On top of that, there are real challenges occurring in our world with no one but pundits giving answers. Why aren’t artists guiding those conversations? Why do we need to see another revival of an American classic when our environment is crumbling due to human means? How can we promote another production on social media when the next thing on the feed is a video of children getting pulled out of rubble in Aleppo? What is the value of our theater in a world that is so careless with human life?
I’m calling for theatermakers to be more intentional about creating theater (in all forms) in DFW. I do believe a theater-going culture can develop in our city, but with clearer engagement and relevancy on the part of the theatermakers first. So with that in mind, I’m writing five things I hope to see in 2017.
1. Strengthened Collaboration between Artists and the City of Dallas
A surprising public tension erupted between artists and the City, beginning with the fire marshal shutdowns in the winter. As an outsider, I was surprised to hear that artists’ remorse towards the City had been brewing since the construction of the Meyerson Symphony Center in 1991. The public meetings in the summer only demonstrated a further lack of communication, continued into the ATTPAC deal, and flared up recently when the Office of Cultural Affairs announced that Big Thought would not fund the current summer programming at the cultural centers this summer. This last piece caused a flurry of activity on social media, but appears to be much ado about nothing as the OCA has stated that they are indeed funding those established programs. I sense broken trust and suspicion, sometimes rightfully placed. Since the OCA funds a great amount of organizations and artists through the city with a small staff, I don’t envy their position at all. Regardless, it is clear that these relationships need to be repaired, particularly when things like arts programming for our city’s children is at stake.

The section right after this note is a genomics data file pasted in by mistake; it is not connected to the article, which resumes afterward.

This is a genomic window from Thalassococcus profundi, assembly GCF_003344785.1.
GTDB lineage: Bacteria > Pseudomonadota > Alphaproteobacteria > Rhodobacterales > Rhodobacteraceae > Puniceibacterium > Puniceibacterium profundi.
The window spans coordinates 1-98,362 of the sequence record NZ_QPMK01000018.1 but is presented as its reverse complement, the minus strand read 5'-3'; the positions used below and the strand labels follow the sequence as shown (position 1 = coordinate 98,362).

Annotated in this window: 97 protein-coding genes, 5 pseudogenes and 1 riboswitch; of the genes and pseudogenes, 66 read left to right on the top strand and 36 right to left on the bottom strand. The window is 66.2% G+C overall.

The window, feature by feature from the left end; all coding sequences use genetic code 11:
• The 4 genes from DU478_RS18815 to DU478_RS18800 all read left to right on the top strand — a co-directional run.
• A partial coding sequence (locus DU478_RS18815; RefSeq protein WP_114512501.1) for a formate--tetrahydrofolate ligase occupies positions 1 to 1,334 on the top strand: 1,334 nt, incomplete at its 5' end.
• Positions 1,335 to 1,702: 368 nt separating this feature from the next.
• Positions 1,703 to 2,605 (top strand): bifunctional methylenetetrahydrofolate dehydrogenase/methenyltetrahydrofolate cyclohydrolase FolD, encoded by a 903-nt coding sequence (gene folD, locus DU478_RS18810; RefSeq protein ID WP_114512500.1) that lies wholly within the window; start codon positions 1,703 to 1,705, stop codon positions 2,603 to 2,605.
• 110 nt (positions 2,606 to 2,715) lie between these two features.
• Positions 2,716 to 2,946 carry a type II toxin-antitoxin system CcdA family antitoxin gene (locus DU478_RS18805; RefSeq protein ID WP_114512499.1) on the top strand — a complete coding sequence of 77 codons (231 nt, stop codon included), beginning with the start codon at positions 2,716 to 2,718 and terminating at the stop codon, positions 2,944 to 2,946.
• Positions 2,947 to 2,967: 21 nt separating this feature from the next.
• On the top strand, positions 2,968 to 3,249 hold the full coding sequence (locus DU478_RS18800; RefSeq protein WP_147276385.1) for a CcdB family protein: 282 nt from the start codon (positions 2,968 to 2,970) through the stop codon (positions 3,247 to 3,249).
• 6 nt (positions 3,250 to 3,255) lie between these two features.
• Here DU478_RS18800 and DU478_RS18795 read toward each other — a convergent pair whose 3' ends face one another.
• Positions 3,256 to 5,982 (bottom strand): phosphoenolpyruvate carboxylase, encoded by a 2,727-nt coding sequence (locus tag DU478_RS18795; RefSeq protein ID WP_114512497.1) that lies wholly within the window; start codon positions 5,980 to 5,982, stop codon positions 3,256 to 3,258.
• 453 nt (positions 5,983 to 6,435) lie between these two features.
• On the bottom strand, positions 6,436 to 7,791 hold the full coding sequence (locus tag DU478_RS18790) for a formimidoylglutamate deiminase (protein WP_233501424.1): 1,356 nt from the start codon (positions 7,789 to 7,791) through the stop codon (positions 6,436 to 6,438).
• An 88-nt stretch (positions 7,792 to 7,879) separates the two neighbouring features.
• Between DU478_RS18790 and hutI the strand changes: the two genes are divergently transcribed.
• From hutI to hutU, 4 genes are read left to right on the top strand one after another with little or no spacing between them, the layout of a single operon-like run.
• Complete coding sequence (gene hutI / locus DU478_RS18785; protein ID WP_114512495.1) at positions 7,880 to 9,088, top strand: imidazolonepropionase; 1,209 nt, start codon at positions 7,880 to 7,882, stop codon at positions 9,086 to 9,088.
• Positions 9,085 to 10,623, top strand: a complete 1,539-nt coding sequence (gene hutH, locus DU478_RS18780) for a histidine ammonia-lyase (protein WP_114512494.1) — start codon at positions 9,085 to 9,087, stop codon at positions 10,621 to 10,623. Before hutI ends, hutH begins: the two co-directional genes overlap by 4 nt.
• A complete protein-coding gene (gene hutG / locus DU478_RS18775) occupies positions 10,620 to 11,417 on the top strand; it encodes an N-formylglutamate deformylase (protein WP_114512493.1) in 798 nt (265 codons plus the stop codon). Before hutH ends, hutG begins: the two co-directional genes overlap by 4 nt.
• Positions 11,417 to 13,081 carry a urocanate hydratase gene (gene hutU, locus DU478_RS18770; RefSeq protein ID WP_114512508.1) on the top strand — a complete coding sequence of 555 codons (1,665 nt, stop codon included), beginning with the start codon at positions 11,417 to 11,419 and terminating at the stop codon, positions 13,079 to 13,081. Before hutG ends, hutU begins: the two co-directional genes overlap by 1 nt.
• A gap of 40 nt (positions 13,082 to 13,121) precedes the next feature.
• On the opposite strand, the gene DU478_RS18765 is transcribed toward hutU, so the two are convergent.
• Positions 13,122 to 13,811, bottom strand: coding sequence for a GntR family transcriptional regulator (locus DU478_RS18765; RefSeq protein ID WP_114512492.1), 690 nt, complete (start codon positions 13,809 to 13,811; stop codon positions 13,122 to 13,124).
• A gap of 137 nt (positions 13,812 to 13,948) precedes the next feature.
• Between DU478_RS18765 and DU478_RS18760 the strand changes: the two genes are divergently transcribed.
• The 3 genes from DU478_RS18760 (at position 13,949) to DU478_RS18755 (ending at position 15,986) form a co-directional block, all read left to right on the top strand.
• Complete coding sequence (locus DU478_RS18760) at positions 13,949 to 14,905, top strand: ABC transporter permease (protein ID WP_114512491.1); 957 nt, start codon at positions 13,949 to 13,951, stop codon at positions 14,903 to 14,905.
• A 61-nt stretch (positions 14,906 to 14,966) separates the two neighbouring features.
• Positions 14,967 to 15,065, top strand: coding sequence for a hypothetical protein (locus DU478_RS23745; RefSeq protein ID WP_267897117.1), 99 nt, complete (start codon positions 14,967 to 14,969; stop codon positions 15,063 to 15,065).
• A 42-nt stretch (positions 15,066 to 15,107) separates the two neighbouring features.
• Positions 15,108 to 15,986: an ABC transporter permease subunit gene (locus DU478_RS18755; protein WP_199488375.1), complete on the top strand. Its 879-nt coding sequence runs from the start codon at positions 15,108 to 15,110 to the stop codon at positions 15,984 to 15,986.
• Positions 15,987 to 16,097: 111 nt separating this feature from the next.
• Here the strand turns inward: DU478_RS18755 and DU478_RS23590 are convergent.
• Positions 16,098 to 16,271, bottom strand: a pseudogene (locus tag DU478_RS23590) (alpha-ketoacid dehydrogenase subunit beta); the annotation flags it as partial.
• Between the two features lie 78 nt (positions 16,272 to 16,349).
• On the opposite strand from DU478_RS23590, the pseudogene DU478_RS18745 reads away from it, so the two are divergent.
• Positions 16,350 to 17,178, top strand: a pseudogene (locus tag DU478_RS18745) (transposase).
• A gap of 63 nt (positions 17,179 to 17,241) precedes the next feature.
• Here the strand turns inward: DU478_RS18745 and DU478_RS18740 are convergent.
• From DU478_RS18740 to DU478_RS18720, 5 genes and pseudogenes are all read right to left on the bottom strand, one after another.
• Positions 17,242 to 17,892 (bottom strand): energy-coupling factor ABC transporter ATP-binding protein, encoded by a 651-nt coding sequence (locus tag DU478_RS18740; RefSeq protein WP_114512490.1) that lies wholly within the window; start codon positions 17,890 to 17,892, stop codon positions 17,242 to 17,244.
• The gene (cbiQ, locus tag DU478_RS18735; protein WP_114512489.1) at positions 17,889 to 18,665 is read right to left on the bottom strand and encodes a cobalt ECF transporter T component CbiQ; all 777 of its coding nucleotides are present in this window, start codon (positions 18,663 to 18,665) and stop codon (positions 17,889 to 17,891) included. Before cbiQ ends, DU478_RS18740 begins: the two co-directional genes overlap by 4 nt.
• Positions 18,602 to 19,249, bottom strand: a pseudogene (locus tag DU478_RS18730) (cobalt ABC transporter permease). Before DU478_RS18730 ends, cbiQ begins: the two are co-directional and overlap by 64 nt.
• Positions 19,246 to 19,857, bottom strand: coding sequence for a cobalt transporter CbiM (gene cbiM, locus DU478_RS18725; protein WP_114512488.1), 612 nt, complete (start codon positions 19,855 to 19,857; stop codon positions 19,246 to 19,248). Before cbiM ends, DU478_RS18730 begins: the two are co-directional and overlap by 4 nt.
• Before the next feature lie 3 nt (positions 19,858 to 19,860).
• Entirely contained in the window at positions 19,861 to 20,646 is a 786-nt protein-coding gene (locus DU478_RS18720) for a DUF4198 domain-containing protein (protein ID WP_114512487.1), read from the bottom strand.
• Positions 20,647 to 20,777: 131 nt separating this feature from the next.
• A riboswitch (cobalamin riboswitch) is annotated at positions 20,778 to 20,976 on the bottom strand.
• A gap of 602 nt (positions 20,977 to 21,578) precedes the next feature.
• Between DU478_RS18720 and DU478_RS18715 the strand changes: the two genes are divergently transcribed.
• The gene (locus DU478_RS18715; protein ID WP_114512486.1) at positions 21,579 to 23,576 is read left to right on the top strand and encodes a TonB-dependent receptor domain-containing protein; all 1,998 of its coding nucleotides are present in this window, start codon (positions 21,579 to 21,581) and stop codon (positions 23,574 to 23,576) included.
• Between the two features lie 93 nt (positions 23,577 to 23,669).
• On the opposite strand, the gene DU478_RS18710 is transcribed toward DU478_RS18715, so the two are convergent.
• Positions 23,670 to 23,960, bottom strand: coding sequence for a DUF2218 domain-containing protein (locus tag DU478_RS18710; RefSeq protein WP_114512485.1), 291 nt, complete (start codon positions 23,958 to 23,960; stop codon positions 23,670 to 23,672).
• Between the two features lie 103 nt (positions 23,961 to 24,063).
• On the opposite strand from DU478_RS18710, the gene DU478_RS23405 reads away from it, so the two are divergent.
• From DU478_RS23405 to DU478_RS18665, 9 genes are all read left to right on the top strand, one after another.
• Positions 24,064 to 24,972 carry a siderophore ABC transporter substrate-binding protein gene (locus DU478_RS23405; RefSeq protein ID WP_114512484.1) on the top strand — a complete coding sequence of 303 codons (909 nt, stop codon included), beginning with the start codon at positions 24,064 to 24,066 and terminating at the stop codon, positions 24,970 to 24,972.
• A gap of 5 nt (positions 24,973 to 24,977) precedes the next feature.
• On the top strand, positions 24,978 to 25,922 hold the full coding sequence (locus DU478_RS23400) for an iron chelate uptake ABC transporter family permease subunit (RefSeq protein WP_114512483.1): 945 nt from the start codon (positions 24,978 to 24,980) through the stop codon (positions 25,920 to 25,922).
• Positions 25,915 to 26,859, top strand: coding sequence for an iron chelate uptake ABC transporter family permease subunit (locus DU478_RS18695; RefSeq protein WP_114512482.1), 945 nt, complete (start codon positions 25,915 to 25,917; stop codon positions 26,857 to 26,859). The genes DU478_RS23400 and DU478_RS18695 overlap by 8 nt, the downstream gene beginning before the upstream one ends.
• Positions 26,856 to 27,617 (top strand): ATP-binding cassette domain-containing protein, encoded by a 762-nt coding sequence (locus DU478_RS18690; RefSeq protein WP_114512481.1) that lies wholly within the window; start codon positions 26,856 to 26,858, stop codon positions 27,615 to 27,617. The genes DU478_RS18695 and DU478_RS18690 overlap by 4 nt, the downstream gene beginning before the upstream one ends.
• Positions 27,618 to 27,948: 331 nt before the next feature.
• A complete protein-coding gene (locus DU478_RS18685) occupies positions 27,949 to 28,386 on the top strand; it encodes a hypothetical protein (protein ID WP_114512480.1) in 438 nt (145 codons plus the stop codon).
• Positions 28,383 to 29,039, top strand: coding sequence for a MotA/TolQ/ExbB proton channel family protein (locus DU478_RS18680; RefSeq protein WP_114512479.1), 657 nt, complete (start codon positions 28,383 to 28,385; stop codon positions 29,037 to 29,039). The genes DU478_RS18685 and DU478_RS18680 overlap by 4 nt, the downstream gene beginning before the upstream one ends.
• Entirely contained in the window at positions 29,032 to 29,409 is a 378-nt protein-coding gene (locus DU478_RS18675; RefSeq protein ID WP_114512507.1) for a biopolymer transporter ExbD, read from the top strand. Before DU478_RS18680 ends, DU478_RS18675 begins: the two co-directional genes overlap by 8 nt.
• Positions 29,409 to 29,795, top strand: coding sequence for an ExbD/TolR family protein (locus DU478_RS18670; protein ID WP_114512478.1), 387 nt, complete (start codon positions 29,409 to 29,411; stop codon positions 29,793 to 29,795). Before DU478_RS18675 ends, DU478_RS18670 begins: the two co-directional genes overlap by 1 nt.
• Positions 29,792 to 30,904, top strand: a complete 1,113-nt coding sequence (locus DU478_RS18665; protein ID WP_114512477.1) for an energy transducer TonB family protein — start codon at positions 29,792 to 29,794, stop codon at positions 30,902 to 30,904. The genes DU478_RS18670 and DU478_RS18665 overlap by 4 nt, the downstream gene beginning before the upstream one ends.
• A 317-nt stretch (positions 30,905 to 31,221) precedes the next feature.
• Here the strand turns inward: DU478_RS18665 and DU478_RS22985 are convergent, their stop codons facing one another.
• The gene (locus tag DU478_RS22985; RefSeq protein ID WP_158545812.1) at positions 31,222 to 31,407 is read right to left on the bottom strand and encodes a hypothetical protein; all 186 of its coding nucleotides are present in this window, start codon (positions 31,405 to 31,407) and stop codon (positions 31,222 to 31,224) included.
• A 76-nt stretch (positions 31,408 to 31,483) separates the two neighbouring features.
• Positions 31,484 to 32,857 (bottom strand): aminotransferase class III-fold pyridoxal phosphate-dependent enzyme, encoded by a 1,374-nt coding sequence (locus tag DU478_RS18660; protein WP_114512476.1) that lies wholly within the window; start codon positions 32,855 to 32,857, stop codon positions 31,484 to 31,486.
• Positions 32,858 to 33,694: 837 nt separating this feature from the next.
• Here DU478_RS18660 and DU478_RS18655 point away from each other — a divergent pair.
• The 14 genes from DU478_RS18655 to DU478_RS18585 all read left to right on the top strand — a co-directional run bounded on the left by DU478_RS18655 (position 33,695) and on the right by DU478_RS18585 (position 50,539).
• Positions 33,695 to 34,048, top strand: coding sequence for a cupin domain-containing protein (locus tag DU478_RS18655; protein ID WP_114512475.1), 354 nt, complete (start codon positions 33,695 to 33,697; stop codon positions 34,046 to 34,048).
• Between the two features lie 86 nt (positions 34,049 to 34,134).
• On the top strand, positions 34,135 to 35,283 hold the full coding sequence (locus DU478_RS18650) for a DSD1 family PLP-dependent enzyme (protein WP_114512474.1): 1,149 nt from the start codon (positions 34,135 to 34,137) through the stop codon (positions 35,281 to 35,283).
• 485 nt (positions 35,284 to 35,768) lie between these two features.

2. Creation of Stories about and for Dallas
More theater should be made about our community, our history, and shared to be made accessible for as many citizens as possible. We certainly have a rich history of source material to select from, as the city is filled with diverse pockets of knowledge and history that may fade away without cementing them into writing. I applaud companies like Cry Havoc Theater, which has been working on Shots Fired, a documentary-style piece on the July shooting in downtown. The teens in the company have been interviewing people who were at the protest that night, trying to find connections and make some sense of that horrible mark on our city. We’re living history right now, and we can’t learn from it if it is not recreated into works of art. Isn’t it something that a teen theater company is leading the charge of directly facing that event through theater, and not a professional company?
3. Investment in Local Playwrights
I applaud groups like The Aviary (led by Lauren Ferebee) who have offered developmental readings to help local writers hone their craft. However, there seems to be a canyon between having the play read among a group of friends and then having a theatre company invest even a public reading in your work. How can we develop the theater soul of Dallas without taking chances on Dallas writers? In my wildest dreams, I would love to see the major theaters in Dallas partner with an individual playwright, just to support the development of their voice for even a year.